Yet sometimes the night skies are often foggy and full of moisture. That shouldn’t be a problem if you have a binocular that’s tailored for exactly that. The Diamondback binoculars comes with an argon purging with additional rubber armor that provides it with an enhanced waterproof and also fogproof touch under the most extreme weather conditions.

I believe that you have found out what a great set of optic device the Diamondback 10×50 is. You can buy it today and have a great piece of device for your star gazing experience.


  • Magnification: 10X
  • Objective Lens Diameter: 50 mm
  • Eye Relief: 19 mm
  • Add-on: Lens Cups
  • Exit Pupil: 5 mm
  • Interpupillary Distance: 61-74 mm
  • Cover: Rubber
  • Height: 6.8 inches
  • Width: 5.6 inches
  • Weight: 31 oz
  • Color: Black


  • Lightweight
  • Easy to carry
  • Comes with a neck strap
  • Has objective lens covers
  • Comes with a carry on case
  • Has a user manual
  • Affordable


  • The binocular has limited warranty
  • Catches dirt easily

Best Binoculars for Astronomy and Stargazing – The Buying Guide

As I said before people often think higher magnification is better. However, in most cases it’s not the fact. If you want to observe the increased detail of a star you may want high magnification binoculars. However, the high magnification binoculars need very premium optics and collimation to work. Whereas when you want to observe illuminated wide beautiful view of dark night skies, you should choose lower magnification binoculars that have bigger objective lenses.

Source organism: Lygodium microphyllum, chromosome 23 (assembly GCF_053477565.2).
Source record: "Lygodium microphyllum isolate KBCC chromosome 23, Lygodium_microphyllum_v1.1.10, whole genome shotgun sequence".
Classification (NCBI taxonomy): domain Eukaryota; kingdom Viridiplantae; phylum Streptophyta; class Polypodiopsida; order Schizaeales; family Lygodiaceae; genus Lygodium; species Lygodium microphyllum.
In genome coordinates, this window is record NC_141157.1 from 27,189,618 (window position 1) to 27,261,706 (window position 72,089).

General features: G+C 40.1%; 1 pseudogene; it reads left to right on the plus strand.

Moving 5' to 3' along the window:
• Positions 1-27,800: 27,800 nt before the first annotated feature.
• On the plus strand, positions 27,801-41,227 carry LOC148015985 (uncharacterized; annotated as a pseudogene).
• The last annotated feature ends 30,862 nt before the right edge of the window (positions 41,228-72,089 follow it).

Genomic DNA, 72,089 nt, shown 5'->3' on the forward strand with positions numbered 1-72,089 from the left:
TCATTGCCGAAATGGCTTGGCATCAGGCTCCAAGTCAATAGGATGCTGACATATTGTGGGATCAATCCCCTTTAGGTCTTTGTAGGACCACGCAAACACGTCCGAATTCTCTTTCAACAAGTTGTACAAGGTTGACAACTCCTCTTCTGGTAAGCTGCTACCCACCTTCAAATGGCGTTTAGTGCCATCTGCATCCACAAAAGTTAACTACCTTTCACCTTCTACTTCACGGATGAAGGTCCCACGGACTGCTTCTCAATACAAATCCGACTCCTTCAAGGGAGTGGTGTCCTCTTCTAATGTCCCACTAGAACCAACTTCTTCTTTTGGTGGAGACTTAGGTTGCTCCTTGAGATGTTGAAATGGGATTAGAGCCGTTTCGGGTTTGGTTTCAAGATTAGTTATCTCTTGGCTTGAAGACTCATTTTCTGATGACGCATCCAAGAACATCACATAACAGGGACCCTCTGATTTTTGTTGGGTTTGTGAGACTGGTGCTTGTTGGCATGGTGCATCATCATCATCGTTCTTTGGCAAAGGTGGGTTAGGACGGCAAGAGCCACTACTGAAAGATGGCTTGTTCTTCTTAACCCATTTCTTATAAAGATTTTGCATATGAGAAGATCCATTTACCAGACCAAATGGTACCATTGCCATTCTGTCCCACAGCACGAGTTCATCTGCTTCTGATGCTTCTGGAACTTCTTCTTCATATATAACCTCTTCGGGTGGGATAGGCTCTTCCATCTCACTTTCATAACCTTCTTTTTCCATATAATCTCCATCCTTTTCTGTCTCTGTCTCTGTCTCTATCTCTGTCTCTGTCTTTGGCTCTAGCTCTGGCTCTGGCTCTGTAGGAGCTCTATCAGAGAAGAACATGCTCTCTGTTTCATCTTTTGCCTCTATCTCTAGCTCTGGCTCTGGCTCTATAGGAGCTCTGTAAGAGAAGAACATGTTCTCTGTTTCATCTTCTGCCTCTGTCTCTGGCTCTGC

Personally, I’m low-power fan. I don’t find the visual differences between a 10x power and 20x power pair. But when I choose higher power binoculars I tend to get fatigued due to the lack of usability. You may take the chance, give a try of both and see which you like most.